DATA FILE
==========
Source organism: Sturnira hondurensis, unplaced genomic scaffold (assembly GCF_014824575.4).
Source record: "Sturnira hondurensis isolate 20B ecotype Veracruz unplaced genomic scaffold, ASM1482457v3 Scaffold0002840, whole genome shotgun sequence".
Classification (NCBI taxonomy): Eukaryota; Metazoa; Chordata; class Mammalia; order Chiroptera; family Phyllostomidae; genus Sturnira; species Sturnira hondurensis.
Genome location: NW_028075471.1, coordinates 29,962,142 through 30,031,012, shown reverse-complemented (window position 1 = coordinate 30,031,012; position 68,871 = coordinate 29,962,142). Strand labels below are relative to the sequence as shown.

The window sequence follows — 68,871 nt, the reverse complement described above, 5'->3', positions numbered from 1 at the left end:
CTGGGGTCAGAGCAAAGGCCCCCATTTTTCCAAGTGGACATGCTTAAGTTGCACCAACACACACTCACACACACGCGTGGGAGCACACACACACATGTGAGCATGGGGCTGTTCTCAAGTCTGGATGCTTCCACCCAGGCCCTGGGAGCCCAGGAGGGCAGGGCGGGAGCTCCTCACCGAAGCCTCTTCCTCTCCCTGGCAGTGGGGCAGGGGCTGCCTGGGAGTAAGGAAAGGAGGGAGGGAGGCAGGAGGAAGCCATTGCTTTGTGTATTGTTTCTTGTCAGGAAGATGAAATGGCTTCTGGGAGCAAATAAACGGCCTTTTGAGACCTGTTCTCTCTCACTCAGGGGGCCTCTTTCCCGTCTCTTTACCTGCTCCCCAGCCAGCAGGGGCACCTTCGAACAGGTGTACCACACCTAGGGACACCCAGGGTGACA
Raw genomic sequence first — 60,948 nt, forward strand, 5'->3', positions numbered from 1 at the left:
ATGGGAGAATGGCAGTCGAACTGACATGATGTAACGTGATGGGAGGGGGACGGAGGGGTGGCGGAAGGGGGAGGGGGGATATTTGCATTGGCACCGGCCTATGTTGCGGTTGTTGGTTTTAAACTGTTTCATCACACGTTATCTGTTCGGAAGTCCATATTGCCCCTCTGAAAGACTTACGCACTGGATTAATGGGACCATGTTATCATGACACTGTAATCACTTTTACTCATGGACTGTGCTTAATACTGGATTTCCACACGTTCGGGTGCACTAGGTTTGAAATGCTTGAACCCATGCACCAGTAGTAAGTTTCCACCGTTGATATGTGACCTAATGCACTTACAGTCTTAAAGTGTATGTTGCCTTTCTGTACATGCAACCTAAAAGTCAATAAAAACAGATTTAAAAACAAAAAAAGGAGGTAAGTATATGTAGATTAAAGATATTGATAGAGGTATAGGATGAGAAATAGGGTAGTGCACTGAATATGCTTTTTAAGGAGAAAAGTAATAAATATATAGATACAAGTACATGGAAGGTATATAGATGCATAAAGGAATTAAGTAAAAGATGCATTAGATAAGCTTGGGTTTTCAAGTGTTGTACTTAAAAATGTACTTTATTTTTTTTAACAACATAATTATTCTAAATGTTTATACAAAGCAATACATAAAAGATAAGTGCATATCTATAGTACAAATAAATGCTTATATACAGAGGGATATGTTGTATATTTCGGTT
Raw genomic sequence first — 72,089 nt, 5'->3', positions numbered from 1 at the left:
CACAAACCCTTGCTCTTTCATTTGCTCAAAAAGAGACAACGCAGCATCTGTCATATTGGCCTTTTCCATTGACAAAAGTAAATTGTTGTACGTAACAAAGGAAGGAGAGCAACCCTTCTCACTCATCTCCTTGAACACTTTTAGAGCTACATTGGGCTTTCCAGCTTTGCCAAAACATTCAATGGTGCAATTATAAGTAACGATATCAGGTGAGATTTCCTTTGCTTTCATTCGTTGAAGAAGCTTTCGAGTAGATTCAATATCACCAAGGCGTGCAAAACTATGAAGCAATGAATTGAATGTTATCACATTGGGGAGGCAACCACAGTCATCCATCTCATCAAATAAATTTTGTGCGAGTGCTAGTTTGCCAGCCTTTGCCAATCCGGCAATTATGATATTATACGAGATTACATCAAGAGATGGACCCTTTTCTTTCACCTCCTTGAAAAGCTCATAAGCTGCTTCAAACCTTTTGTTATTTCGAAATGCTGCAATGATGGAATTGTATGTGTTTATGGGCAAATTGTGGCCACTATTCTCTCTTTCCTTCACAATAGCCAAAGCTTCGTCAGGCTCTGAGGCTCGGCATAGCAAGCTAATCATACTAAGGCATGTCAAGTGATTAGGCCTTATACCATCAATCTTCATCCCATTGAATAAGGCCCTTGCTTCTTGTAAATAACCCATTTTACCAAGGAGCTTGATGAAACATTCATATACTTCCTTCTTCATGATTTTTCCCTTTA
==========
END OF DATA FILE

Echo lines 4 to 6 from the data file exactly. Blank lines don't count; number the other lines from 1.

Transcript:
Genome location: NW_028075471.1, coordinates 29,962,142 through 30,031,012, shown reverse-complemented (window position 1 = coordinate 30,031,012; position 68,871 = coordinate 29,962,142). Strand labels below are relative to the sequence as shown.

The window sequence follows — 68,871 nt, the reverse complement described above, 5'->3', positions numbered from 1 at the left end:
CTGGGGTCAGAGCAAAGGCCCCCATTTTTCCAAGTGGACATGCTTAAGTTGCACCAACACACACTCACACACACGCGTGGGAGCACACACACACATGTGAGCATGGGGCTGTTCTCAAGTCTGGATGCTTCCACCCAGGCCCTGGGAGCCCAGGAGGGCAGGGCGGGAGCTCCTCACCGAAGCCTCTTCCTCTCCCTGGCAGTGGGGCAGGGGCTGCCTGGGAGTAAGGAAAGGAGGGAGGGAGGCAGGAGGAAGCCATTGCTTTGTGTATTGTTTCTTGTCAGGAAGATGAAATGGCTTCTGGGAGCAAATAAACGGCCTTTTGAGACCTGTTCTCTCTCACTCAGGGGGCCTCTTTCCCGTCTCTTTACCTGCTCCCCAGCCAGCAGGGGCACCTTCGAACAGGTGTACCACACCTAGGGACACCCAGGGTGACA